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ATP Tennis News • Roger Federer, Novak Djokovic, Rafa Nadal • All Weigh In On Chris Kermode Presidency

Novak Djokovic of Serbia speaks during a press conference at the Indian Well Tennis Garden in Indian Wells, California, USA, 07 March 2019. The men's and women's final will be played on 17 March 2019. EPA-EFE/LARRY W. SMITH
Novak Djokovic of Serbia speaks during a press conference at the Indian Well Tennis Garden in Indian Wells, California, USA, 07 March 2019. The men’s and women’s final will be played on 17 March 2019. EPA-EFE/LARRY W. SMITH

 

 

By Alix Ramsay

 

When Roger Federer or Rafael Nadal speak, people listen; when Novak Djokovic speaks, people question.

 

So it was that when the news broke on Thursday morning that Chris Kermode’s six-year tenure as president of the ATP was coming to an end (his contract would not be renewed at the end of the year), Djokovic was grilled about his views on the matter. And whatever he said – or didn’t say – was met with a demand for further clarification.

 

It was a little over a year ago that – according to leaked insider information which may or may not be accurate – Djokovic took charge of the player meeting before the Australian Open and laid out his vision for the future, a future that involved more player power and, in effect, a player union.

 

As the months went by, so it became clear that there was a groundswell of opinion that Kermode should be ousted. A more player friendly president would be a better bet. And the general opinion was that it was Djokovic who was driving this movement.

 

If that is the case, then Djokovic got his wish on Thursday morning. And yet, on Thursday afternoon, he was not celebrating. Instead, he was evasive. Evasive to the point of being shifty. As the world’s No.1 player and president of the Player Council, he simply refused to be drawn on anything that had gone on behind closed doors. That, perhaps, was understandable, but he also refused to offer any sort of opinion on what had happened. No a cheep.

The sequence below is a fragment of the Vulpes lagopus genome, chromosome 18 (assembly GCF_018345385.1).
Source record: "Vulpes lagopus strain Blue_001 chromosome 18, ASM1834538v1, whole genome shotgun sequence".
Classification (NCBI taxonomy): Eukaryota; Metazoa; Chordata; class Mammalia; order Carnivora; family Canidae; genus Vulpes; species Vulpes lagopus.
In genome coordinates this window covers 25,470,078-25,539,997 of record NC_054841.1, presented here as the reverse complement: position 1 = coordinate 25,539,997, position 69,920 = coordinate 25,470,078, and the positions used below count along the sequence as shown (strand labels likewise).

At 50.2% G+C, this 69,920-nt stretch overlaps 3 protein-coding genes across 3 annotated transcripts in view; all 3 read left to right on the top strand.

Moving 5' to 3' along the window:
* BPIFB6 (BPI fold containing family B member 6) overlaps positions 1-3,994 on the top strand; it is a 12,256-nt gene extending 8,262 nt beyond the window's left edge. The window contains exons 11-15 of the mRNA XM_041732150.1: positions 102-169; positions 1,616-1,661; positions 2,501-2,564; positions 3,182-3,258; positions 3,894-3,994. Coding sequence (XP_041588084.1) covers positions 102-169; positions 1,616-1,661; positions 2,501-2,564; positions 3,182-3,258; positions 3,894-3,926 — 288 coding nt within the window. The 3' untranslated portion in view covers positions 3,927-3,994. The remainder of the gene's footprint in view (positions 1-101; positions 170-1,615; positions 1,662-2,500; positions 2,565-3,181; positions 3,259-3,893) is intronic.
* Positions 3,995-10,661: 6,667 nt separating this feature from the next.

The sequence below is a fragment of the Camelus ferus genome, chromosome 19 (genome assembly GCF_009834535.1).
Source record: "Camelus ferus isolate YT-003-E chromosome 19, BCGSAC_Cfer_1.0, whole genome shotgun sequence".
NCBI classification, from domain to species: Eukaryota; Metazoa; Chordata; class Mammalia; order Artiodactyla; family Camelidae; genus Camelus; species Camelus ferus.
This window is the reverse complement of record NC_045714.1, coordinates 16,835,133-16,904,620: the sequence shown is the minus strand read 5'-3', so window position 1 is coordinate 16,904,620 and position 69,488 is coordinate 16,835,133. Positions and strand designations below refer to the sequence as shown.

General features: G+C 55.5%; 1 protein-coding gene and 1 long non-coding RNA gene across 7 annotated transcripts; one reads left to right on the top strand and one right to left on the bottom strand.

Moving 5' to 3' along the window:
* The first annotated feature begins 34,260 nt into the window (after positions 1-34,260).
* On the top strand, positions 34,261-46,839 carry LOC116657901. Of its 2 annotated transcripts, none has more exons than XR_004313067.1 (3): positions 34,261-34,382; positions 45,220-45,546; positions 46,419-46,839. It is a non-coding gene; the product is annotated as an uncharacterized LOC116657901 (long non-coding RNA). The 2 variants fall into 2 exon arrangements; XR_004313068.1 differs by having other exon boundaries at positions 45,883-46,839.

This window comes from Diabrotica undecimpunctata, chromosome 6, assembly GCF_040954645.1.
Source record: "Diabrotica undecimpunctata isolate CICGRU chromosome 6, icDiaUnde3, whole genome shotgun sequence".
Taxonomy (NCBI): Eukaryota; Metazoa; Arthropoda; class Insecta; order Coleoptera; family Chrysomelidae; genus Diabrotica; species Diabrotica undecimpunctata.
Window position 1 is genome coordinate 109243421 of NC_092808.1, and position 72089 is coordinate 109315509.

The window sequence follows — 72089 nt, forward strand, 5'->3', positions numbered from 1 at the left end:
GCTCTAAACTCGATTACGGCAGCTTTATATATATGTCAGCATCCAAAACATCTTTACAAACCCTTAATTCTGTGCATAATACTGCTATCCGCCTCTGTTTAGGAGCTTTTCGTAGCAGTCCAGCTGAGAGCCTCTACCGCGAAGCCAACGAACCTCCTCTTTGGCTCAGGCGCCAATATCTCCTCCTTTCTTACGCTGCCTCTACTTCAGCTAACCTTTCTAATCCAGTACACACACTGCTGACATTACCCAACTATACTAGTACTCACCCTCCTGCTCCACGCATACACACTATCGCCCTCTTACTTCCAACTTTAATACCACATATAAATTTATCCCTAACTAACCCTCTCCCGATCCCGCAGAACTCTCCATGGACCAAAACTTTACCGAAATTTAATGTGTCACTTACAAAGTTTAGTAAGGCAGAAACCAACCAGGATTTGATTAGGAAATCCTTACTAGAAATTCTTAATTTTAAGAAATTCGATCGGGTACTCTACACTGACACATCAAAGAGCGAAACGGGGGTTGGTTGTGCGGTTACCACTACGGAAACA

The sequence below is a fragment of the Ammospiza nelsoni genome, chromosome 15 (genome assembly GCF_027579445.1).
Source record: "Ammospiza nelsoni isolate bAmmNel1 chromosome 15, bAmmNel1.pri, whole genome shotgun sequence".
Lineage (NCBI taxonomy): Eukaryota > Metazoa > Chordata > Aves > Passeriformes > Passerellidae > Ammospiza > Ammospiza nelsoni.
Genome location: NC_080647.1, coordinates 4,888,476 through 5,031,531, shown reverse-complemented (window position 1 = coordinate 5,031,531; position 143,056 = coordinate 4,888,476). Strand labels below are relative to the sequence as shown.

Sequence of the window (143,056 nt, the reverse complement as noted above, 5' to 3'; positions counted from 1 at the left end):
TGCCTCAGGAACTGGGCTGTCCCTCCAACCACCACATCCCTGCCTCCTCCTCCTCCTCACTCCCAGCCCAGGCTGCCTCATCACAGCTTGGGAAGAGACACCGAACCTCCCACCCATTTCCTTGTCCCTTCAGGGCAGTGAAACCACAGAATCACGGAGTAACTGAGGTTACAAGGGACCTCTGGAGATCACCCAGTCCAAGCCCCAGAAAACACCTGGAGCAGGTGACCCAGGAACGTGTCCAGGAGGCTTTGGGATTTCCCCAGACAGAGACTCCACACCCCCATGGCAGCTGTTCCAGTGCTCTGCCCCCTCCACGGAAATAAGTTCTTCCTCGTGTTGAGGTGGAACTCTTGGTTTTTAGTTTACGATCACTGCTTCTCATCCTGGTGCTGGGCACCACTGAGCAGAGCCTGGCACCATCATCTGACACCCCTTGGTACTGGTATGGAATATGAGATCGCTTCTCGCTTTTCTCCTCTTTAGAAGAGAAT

“I don’t want to express myself as for or against,” Djokovic said of Kermode’s imminent departure. “I’m part of the council and as a president of the council, I have a responsibility and confidentiality that I have to be responsible to.”

 

That was a clear as mud, then. So it fell to the man from the BBC, the perfectly polite but razor sharp Russell Fuller, to try and get some information from the most powerful player in tennis. And the conversation went something like this:

 

“RF: Our perception is that you are one of the players who has been agitating for change at the top of the ATP….?

 

ND: Good to see you guys, too [laughs]. Lovely welcome!

 

RF: So can you tell us whether this is a decision you support and, if so, why you feel there is a need for change?

 

ND: I already answered. I cannot answer. I will not answer to your question, I mean, you know, directly. I just answered it: I will not express my personal views on that because of what I just answered.

 

RF: Even as president of the Player Council?

 

ND: As president of the Player Council, as part of the Player Council, it is decided that Chris Kermode will not get renewed his contract after the end of this year. I don’t know what else you want to hear from me.

 

RF: Well, if this is a misconception on our part that you are somebody who wants change…?

 

ND: So you want to hear what every Player Council member voted for during the process?